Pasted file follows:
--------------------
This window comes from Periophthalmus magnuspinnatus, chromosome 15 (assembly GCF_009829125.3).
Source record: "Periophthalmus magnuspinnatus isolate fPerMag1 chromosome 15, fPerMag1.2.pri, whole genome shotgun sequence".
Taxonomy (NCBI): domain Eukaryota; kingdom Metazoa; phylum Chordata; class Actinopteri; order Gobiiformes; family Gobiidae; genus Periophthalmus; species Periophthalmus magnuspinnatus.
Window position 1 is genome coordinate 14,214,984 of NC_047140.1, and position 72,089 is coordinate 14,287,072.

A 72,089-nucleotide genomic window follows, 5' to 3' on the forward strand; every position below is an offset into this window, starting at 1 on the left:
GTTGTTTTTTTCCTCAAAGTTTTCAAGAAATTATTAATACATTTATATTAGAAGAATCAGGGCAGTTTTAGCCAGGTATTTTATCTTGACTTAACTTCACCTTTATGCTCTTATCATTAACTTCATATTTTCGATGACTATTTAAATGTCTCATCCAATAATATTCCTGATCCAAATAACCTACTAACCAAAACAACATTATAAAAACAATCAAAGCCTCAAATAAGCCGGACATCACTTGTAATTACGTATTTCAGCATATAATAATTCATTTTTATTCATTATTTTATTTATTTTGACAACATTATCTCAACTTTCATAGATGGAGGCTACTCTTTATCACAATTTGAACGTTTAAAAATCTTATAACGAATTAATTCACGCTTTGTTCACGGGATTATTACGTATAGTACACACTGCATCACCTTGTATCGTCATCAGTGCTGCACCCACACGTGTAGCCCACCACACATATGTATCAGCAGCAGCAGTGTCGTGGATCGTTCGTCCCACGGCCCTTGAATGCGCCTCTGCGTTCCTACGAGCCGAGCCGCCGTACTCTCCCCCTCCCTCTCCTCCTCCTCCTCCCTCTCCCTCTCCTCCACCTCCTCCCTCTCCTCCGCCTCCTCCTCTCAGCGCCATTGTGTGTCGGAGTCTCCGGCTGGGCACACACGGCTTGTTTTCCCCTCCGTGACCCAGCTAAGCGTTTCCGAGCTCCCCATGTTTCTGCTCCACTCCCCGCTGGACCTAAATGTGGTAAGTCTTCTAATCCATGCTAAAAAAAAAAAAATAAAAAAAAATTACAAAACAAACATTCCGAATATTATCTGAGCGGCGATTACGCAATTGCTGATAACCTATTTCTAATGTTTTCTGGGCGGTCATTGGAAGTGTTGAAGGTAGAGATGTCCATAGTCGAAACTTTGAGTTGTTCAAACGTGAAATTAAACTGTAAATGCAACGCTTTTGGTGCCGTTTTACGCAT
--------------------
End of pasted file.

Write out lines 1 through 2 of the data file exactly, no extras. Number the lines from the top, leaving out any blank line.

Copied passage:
This window comes from Periophthalmus magnuspinnatus, chromosome 15 (assembly GCF_009829125.3).
Source record: "Periophthalmus magnuspinnatus isolate fPerMag1 chromosome 15, fPerMag1.2.pri, whole genome shotgun sequence".